Ventilation was the lesson learned. This old greenhouse had a window that opened but could not now be used because of age. Modern plant growers have a wealth of equipment to stop grey mould from attacking your valuable plants. Whether indoors or in a greenhouse then good ventilation is a must. “Prevention is better than a cure”. Here at Hydrostore we sell a large selection of fans and ventilation extractor fan systems.

Good ventilation the best practice

So, lights and heaters can cause the humidity that grey mould thrives on! My latest greenhouse (fifty years later) has many top openings and side vent systems. Even so I will have an electric fan in place for high temperatures or thundery clammy weather. When growing using hydroponics systems there is a good amount of water involved. So once again good ventilation is a must. In humid conditions the grey mould can spread very quickly.

The mould can also hide on non-growing items just ready to spread into your valuable flowers and fruit. Good cleanliness in the growing area is also a must. As I have mentioned, fans and dehumidifiers are available from you nearest “Hydrostore” here in West Yorkshire.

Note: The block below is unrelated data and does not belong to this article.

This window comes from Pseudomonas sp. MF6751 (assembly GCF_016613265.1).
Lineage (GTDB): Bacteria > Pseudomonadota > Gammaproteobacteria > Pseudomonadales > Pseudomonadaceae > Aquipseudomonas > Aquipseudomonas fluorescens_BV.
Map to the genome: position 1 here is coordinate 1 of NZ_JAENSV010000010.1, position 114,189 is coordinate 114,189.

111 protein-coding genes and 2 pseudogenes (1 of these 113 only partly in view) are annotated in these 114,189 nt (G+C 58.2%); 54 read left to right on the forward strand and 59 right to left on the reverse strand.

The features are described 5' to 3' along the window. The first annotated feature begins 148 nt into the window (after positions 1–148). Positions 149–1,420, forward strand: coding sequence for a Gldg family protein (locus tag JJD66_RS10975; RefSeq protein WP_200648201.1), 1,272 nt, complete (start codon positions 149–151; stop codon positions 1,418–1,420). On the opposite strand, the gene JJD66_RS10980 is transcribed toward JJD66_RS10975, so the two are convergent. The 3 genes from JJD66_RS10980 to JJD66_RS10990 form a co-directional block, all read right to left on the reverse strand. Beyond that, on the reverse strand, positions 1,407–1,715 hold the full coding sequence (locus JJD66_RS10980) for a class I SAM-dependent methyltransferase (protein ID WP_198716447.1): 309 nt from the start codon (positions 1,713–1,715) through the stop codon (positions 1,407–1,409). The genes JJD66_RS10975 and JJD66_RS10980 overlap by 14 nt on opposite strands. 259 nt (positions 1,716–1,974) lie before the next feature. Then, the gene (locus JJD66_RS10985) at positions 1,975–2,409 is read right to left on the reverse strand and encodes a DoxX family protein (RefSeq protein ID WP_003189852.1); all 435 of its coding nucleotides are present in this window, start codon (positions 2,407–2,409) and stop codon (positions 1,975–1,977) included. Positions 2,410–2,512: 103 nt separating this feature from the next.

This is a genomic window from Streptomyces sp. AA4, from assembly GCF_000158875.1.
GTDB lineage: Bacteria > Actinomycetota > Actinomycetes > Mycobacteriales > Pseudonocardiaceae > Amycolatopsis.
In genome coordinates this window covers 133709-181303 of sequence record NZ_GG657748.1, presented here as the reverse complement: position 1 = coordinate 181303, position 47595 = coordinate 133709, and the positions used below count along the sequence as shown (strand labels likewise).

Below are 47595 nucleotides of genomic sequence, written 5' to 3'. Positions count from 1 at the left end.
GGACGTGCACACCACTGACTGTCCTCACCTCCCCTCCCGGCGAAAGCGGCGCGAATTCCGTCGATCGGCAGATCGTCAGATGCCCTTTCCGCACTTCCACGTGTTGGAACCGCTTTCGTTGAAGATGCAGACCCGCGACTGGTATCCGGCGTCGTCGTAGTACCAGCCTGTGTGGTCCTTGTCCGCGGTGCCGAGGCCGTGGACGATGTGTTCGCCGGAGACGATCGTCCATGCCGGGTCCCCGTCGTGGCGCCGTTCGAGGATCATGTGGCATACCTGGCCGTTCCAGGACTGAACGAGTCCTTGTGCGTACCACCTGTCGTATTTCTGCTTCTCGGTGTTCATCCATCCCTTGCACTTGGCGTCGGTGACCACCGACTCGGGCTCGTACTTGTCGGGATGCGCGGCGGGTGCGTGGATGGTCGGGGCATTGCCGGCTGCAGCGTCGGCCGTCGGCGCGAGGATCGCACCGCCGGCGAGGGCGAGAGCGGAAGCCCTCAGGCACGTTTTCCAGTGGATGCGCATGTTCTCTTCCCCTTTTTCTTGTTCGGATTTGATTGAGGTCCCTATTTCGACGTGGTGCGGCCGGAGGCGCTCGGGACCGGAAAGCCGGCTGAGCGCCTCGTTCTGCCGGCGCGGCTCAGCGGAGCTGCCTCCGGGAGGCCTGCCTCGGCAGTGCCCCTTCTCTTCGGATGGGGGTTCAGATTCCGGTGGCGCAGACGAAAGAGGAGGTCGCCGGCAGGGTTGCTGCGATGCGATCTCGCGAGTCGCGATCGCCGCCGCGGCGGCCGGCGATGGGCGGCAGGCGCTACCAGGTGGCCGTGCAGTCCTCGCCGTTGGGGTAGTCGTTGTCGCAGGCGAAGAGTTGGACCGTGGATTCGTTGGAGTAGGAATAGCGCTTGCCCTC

rrey mould thrives on environments that are to humid and quickly spread from plant to plant and often to non plant items to, its especially common in the very early stages or the d flowering stages if the humidity is to high and you have a lot of dense flowers and fruits that the old loves to hide in. A great product that can be used is “canna cannazym“. Please read the instructions carefully for the best results.

Just as a footnote then grey mould is common on grapes and can be clearly seen on the attached image.

Plant Pests-Whitefly

Plant Pests-Whitefly

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Plant Pests-Whitefly